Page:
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The best from van Gulik so far!
Lisa Kucharski
Chronologically this is the last novel in the series though, they were not written in chronological order. Here we see Judge Dee in an imperial position investigating political intrigue... which also becomes murder. Interesting story that shows how Dee makes the decision to lay down his hat has investigator and take on his new position. This story also makes good on "predictions" made in previous stories. Here Chaio Tai and Tao Gan assist him in Canton.
George Seminara
Hard to rate, especially when you compare it to the quality of the series. I thoroughly enjoyed it and will most assuredly
re-read it. But please read this book last. There are four books that must be read in order and I will up date this with those
titles as soon as I get my books out of storage. But, read the eleven other titles first and then you will be set.
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One of the weaker Judge Dee novels, with a muddled, confusing mystery. However, the scene where Judge Dee tells who did it is great.
Mar 25, 2009 Jeremy rated it 3 of 5 stars  ·  review of another edition
Recommends it for: Mystery fans/Misogynists
Pretty good, although the author was way old school in his treatment of race and women.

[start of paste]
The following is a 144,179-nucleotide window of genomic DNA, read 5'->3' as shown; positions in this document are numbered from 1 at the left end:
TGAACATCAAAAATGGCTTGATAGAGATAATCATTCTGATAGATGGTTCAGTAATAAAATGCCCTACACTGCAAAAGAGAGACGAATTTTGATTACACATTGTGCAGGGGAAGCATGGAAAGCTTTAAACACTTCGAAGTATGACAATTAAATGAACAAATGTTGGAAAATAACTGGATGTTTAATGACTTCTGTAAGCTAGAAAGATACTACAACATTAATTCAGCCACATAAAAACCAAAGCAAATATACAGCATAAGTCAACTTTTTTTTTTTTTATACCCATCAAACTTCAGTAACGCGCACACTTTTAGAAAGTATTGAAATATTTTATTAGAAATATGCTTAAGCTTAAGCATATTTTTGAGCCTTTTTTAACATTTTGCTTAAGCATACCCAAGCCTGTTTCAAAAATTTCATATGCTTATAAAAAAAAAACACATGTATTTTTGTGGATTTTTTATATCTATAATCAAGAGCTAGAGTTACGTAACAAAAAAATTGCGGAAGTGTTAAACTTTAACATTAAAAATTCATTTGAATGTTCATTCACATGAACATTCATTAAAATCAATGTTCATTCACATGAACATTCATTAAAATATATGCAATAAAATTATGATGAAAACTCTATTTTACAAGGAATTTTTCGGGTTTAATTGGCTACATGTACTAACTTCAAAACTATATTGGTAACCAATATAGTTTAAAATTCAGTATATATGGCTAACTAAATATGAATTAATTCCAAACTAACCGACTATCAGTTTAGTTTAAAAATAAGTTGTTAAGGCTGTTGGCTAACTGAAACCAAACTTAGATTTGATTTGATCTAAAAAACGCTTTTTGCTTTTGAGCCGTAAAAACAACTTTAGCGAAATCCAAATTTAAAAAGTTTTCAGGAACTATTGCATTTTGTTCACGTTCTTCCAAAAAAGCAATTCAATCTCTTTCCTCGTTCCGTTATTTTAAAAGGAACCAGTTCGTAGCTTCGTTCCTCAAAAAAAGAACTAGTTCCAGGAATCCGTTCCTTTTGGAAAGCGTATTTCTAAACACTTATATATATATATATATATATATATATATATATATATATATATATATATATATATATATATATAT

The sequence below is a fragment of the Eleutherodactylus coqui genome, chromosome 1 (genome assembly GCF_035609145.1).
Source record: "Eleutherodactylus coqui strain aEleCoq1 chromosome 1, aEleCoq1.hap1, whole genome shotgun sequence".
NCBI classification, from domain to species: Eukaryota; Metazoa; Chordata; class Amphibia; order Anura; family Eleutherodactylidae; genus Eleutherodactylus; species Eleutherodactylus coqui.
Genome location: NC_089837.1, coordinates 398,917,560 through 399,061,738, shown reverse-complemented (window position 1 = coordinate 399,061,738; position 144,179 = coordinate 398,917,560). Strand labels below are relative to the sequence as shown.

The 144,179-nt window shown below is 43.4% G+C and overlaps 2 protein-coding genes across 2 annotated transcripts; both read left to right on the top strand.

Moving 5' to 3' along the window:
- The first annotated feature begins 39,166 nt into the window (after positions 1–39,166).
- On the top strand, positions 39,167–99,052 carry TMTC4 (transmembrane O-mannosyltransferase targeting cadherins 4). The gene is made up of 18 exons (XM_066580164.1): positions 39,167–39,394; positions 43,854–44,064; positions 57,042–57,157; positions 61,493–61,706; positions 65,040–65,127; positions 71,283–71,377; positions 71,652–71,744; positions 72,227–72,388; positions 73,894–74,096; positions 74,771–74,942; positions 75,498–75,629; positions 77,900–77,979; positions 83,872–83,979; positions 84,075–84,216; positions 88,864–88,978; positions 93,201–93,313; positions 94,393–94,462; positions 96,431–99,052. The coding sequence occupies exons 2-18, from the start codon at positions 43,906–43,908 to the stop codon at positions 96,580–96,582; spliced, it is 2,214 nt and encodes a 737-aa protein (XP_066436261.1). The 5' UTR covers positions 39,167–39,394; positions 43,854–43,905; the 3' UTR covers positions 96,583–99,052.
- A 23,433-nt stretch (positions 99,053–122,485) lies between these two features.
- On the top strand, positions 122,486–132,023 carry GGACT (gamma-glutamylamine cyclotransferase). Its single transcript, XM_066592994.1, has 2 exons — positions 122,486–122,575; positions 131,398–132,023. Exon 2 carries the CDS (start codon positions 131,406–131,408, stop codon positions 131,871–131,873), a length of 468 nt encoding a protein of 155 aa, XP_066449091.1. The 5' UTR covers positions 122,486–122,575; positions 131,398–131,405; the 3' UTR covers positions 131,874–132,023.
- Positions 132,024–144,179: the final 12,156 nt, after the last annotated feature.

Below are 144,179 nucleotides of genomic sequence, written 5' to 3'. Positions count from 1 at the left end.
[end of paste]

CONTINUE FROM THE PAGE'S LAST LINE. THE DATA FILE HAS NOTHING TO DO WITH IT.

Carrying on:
David Dibble
Not a reader of mysteries, much, but Judge Dee is a welcome exception.
Apparently Mr. van Gulik was really into non-European girls :-)
ένας εξαιρετικός επίλογος στις περιπέτειες του Δικαστή Τι.
Slow pace, but a nice finish.
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the plot 2 8 Jan 19, 2012 07:45AM  
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Robert Hans van Gulik was a Dutch diplomat best know for his Judge Dee stories. His first published book, The Celebrated Cases of Judge Dee, was a translation of an eighteenth-century Chinese murder mystery by an unknown author; he went on to write new mysteries for Judge Dee, a character based on a historical figure from the seventh century. He also wrote academic books, mostly on Chinese history ...more
More about Robert van Gulik...

Other Books in the Series

Judge Dee (Chronological order) (1 - 10 of 17 books)
  • Celebrated Cases of Judge Dee (Dee Goong An)
  • The Chinese Gold Murders
  • The Lacquer Screen
  • Judge Dee at Work: Eight Chinese Detective Stories
  • The Chinese Lake Murders
  • The Monkey and The Tiger
  • The Haunted Monastery
  • The Chinese Bell Murders
  • The Red Pavilion
  • The Emperor's Pearl
Celebrated Cases of Judge Dee (Dee Goong An) The Chinese Bell Murders The Chinese Lake Murders The Chinese Maze Murders The Haunted Monastery

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“Yau proposed another round, then asked: 'Is it true that to the west of the Khalif's domain there live white-skinned people, with blue eyes and yellow hair?'

'There can't be men like that!' Chiao Tai protested. 'Must be ghosts or devils!'(49)”